Only days ago, Australian Christopher Lane was gunned down and killed by three teenage boys. In Oklahoma visiting his girlfriend, he had just gone out for a jog when he was shot in the back.

As is to be expected, this story has raised concerns about violence and America’s gun laws. What really gets me however is the reasoning behind the teens’ act of murder – the fact that they were bored.

News reports describe how the boys decided on Chris as their target when they saw him go by. Which makes me ask – what kind of day and age are we living in, that kids, aged 15, 16 and 17, can feel like it’s okay for murder to become sport? There could be many factors, but three aspects of our society immediately come to mind:

Relativism: When kids are brought up to believe that their truth is different from the next person’s, then there is bound to be at least one who convinces themselves that murder is acceptable. Whatever belief system or lack of belief system guides your life, there is definitely right and wrong, and killing will never be in the “right” category.

All about feelings: Our society is overwhelmingly sentiment-centred. If it feels good, do it (eat all you want, drink all you like, and act as you please). If it doesn’t feel good, don’t do it (if it involves some work or struggle, it’s more fun to give up). In this case, the boys wanted to get rid of their boredom. No profound or thought-out reason is available: the fact is that they changed the course of so many lives for the sake of one moment’s diversion.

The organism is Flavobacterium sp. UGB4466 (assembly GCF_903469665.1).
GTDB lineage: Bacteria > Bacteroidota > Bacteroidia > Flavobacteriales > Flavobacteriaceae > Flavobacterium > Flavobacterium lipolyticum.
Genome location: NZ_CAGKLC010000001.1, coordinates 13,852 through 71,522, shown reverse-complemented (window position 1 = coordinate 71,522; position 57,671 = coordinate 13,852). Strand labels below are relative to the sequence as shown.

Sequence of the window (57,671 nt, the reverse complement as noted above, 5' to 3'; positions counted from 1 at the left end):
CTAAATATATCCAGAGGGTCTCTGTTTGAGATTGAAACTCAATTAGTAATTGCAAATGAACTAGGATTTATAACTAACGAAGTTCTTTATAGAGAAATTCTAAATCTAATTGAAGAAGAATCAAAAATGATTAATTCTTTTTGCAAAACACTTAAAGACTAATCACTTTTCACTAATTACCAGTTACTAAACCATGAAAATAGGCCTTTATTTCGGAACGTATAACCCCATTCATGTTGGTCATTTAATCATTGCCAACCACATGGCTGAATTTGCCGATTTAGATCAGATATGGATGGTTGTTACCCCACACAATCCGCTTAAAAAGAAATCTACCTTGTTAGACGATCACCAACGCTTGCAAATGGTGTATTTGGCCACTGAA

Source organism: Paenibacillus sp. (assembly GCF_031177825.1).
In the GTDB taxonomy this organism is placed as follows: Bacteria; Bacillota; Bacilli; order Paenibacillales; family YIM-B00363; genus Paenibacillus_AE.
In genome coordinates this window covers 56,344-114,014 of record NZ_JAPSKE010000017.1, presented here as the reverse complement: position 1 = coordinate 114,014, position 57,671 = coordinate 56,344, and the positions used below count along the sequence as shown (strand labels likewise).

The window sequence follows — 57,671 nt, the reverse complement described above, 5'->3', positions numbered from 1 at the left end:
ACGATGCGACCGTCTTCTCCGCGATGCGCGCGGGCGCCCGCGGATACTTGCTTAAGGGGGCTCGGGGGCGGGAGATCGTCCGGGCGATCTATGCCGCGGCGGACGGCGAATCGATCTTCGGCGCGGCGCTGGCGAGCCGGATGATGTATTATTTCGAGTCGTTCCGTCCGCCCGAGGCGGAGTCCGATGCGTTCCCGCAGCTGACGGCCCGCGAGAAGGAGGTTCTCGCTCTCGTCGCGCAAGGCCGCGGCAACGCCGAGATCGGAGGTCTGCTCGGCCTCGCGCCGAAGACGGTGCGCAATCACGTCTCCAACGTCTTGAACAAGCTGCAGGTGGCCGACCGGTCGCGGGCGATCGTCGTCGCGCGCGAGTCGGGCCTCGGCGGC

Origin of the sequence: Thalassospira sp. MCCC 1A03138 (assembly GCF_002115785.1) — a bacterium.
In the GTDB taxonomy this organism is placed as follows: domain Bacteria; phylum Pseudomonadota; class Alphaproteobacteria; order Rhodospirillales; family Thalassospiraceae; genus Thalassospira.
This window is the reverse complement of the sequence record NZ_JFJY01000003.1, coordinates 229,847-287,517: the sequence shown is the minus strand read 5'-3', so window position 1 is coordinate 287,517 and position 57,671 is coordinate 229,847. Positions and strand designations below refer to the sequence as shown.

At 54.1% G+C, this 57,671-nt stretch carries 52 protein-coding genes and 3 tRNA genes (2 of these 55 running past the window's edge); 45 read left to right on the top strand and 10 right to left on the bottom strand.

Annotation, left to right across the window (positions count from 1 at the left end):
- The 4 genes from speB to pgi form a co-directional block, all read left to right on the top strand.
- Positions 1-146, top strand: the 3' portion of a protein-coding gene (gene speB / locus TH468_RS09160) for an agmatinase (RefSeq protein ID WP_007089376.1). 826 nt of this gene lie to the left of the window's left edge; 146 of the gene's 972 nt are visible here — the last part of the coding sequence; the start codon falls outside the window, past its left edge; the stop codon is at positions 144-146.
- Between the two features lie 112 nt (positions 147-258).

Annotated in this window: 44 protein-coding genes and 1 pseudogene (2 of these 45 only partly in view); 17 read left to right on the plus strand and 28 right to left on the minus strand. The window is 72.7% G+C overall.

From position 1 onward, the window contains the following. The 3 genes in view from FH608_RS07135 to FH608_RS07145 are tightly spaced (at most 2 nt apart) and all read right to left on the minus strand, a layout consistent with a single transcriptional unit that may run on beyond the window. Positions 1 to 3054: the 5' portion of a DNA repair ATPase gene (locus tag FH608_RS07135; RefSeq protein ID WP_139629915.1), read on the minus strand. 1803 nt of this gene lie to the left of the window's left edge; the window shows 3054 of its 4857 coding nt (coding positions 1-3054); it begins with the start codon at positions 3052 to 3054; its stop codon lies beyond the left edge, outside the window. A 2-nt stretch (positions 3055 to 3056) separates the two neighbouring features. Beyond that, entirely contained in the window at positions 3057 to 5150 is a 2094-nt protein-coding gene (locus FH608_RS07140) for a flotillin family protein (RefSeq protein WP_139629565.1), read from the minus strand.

Way too much entertainment: Entertainment in itself isn’t bad. But an excess of anything isn’t good, and we definitely have an excess of entertainment in modern culture.  There was a time I’m sure, where we didn’t have to be entertained 24-7; where some minutes of silence or reflection were understood to be a good thing. If that was still the case, maybe these kids wouldn’t have committed murder that day. Perhaps if the entertainment in their life was less, they wouldn’t have become desensitised to violence and the truth of right and wrong.

When it comes down to it, what’s done is done. But I feel that we owe it to the loss of an innocent life to try and learn from what happened: by making sure that the young people in our life have a sense of right and wrong, that they are not obsessed with entertainment or feeling good, and that they have a respect for the rights of others. Is that so much to ask?

Tamara El-Rahi is an associate editor of MercatorNet. A Journalism graduate from the University of Technology Sydney, she lives in Australia with her husband and two daughters.